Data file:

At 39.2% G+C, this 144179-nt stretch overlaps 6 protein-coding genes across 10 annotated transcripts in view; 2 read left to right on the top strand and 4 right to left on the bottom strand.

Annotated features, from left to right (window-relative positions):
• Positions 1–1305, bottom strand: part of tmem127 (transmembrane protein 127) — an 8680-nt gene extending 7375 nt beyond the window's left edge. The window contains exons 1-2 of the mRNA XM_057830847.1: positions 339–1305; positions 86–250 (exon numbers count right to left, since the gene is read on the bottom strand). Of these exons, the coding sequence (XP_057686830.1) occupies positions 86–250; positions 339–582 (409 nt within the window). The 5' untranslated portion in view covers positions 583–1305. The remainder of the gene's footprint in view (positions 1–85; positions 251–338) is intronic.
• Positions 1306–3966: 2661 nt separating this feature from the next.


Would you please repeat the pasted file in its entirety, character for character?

At 39.2% G+C, this 144179-nt stretch overlaps 6 protein-coding genes across 10 annotated transcripts in view; 2 read left to right on the top strand and 4 right to left on the bottom strand.

Annotated features, from left to right (window-relative positions):
• Positions 1–1305, bottom strand: part of tmem127 (transmembrane protein 127) — an 8680-nt gene extending 7375 nt beyond the window's left edge. The window contains exons 1-2 of the mRNA XM_057830847.1: positions 339–1305; positions 86–250 (exon numbers count right to left, since the gene is read on the bottom strand). Of these exons, the coding sequence (XP_057686830.1) occupies positions 86–250; positions 339–582 (409 nt within the window). The 5' untranslated portion in view covers positions 583–1305. The remainder of the gene's footprint in view (positions 1–85; positions 251–338) is intronic.
• Positions 1306–3966: 2661 nt separating this feature from the next.